Sylvia Rivera Law Project Featured in

Published on Jan 20, 2009

Long-time Astraea grantee partner, Sylvia Rivera Law Project’’s 4th annual “Small Works for Big Change” was a smashing success. Held at the donated Leslie/Lohman Gay Art Foundation whose gallery was nearly filled to capacity, the event featured over 50 contributing artists and a runway show.

USA- New York

On March 5th, Sylvia Rivera Law Project (SRLP) will team up with fellow Astraea grantee partner, the Audre Lorde Project, to present a joint benefit show, The Get Down. SRLP works to works to guarantee that all people are free to self-determine their gender identity and expression, regardless of income or race, and without facing harassment, discrimination, or violence. After recent legal victories for gender self-determination and protections for youth, SRLP has launched a new monthly legal clinic in the Bronx.

Law and Disorder

By Lauren O’Neill-Butler for

New York, NY—SINK OR SWIM. Since art nonprofits (and downtown art nonprofits in particular) have dealt with those looming conditions for ages, it felt only natural that last Tuesday night, during several events feting such institutions, conversations about community would trump those about the economic downturn. White Columns celebrated its prestigious history with the opening of “40 Years/40 Projects,” and the Sylvia Rivera Law Project held its fourth annual “Small Works for Big Change” auction at the Leslie/Lohman Gay Art Foundation. The latter, a benefit that is supported by donations and volunteers, raises funds for free legal services for low-income transgender and intersex people. Pressed to catch the 7:30 PM SRLP fashion show, and hoping to make a pit stop at the Swiss Institute for Marlo Pascual’s opening, time and space seemed to collapse as I rode a wave of giddy, infectious cheer, post–season of giving, pre-–Obama inauguration.

First up was White Columns, where ever-gracious curator Amie Scally pointed out a few highlights–––a 1970 New York Times review by Peter Schjeldahl, Lovett/Codagnone’s 1995 video Samurai Love, and the newspaper exhibition catalogue from the 2004 “Gloria” show. Did it come as a surprise to see the august critic and artists meandering around the galleries? Not really. Maybe it was all the ephemera going to my head, but already the art world seemed a little smaller, more tightly knit—1970s redux. Salvaged from basement archives, the show includes a 1988 checklist from Cady Noland’s exhibition, with works priced at two and four hundred dollars. Amid chatter about those now-bargain-basement prices, director Matthew Higgs elaborated on the archive’s poor condition, as we gazed fondly at the three remaining documents from Kim Gordon’s 1981 show and discussed the potential for a panel featuring all of the White Columns directors—a disparate clan, to be sure. Clocking the time—–nearly 7 PM—–on Felix Gonzalez-Torres’s Perfect Lovers, I squeezed through the by-then-bustling crowd and caught a taxi to SoHo.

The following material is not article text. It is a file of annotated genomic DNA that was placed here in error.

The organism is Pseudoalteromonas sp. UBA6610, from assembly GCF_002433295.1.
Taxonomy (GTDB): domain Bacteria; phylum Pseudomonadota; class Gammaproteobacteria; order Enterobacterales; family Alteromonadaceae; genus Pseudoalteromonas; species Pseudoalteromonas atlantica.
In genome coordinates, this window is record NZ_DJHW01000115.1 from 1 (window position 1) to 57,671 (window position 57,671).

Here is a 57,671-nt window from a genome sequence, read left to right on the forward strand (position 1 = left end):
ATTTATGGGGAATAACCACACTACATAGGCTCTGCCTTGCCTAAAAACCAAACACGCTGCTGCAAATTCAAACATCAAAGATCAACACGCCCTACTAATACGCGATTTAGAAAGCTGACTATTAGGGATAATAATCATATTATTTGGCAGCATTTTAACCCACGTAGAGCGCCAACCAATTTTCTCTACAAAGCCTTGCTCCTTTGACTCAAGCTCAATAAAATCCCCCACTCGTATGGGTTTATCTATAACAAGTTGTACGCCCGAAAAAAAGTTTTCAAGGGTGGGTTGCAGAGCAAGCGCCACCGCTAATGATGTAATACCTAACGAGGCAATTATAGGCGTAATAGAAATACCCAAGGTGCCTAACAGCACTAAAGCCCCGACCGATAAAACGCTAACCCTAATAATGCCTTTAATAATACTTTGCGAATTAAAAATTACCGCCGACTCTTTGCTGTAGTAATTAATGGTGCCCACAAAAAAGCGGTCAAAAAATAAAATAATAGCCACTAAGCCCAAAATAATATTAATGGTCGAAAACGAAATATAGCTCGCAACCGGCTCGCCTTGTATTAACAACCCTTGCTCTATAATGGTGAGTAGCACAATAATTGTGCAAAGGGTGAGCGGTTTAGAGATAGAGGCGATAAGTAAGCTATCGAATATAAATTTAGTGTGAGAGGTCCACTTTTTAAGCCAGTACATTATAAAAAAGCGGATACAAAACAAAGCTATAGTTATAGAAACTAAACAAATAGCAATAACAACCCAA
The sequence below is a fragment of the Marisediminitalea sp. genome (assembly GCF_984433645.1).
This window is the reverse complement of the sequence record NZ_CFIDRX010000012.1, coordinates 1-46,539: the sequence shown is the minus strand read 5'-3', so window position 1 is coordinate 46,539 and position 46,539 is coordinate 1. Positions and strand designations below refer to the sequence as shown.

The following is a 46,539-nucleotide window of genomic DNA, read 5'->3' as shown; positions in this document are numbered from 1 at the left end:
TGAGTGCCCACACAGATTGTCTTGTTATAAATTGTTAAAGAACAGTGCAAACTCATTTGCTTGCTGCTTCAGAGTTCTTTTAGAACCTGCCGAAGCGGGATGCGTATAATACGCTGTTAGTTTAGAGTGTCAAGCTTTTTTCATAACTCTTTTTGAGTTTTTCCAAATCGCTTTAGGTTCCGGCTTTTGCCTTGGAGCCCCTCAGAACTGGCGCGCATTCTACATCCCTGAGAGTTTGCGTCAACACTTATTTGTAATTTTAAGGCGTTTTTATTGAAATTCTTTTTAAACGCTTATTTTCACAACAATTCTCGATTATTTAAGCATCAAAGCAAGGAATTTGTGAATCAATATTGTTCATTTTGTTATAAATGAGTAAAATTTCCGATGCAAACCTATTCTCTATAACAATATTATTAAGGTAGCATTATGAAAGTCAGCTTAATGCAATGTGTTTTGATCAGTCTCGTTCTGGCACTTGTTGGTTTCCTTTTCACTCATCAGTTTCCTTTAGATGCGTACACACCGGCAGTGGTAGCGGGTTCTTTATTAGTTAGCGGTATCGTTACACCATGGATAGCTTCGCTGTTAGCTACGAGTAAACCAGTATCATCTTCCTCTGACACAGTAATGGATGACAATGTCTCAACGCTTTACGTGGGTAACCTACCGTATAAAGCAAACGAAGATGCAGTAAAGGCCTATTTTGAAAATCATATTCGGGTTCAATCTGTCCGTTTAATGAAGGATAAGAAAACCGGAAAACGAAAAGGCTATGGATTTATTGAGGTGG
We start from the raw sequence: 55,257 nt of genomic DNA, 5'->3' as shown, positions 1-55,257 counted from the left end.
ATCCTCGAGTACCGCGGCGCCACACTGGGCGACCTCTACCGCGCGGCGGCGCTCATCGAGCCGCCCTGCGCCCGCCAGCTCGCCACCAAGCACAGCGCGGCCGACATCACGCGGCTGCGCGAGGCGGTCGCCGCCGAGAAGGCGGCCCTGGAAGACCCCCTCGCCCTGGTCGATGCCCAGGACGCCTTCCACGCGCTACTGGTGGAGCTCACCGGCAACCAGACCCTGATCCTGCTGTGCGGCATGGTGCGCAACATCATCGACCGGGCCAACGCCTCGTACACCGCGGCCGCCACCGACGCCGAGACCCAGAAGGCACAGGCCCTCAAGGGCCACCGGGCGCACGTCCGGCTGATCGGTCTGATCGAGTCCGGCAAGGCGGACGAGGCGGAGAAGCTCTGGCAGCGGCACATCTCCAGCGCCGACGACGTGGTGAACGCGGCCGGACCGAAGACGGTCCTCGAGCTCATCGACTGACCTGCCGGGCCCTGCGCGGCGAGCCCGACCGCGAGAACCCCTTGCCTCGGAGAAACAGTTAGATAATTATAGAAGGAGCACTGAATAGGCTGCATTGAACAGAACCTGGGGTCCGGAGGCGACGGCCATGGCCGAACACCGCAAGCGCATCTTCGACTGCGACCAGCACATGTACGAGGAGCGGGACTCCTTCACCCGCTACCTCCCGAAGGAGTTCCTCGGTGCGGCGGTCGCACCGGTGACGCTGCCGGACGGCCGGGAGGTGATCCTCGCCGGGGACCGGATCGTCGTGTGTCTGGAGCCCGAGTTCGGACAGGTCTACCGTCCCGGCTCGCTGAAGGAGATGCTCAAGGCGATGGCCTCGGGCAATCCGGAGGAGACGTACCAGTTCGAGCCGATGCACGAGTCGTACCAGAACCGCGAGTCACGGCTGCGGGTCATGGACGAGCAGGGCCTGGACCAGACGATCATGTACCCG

At the Swiss Institute, wistful new works by fresh-faced Pascual were reminiscent of her show last year at White Columns––everything comes full circle. The hallways were crowded and the elevator packed, but the large main gallery, featuring a mammoth steel sculpture by Pierre Vadi and Christian Dupraz, was relatively empty, perhaps because no one wanted to step on the frail, barely there glass rings on the floor (although by the looks of it, several already had). During a few quick New Year catch-ups, I tried to persuade friends to tag along to the final destination of the night––it was, after all, a good cause. “I don’t like art that has an obligation,” one asserted. “You killed Proposition 8!” I heard someone retort. And off we went.

En route to the benefit, as we navigated the nearly barren streets, my mind wandered back to the early ’70s again. (Last year, the auction was at Sara Meltzer Gallery, and the year before at Orchard; its flight to SoHo seemed perfectly timed.) This quasi-nostalgia was in full effect once I arrived at Leslie/Lohman, where a few hundred participants were having the loudest art party I’’d ever seen. Tacked above the entrance desk, a large handmade sign—the sort familiar to protests and DIY celebrations––welcomed visitors to the auction, while T-shirts and posters for sale at prices from two to ten dollars suggested that no one would leave empty-handed.

“How bad do you want it?” someone screamed above the blaring hip-hop as I made my way toward the stage, shouldering through the sea of radical––and radically different––people. I tried to find out what “it” was––the art, the clothes, the drinks, or something more lubricious––but the show was just ending. Or at least, I thought it was, since the Sisters of Perpetual Indulgence were prancing around all night, selling raffle tickets for a two-hour “Kink Session.” Playing name-that-tune with some friends, I caught up with a few of the benefit’s organizers (full disclosure: I helped out over the summer) and checked the works lining the walls, taking second glances at Isabelle Woodley’s and Lisa Ross’s contributions. “I’m just relieved my work was bid on!” exclaimed another artist in the show, while one more told me he was just as relieved there were no bids yet. “Saving the best for last,” he said as I nodded, lip-synching to Madonna’s “Lucky Star.” It seemed hardly any time had passed before MC Jennifer Miller was screaming over the music for everyone to bid. On command, the pages appeared to fill up. During those fleeting moments, in the midst of joyful and jostling bodies, downtown seemed immune to the downturn.

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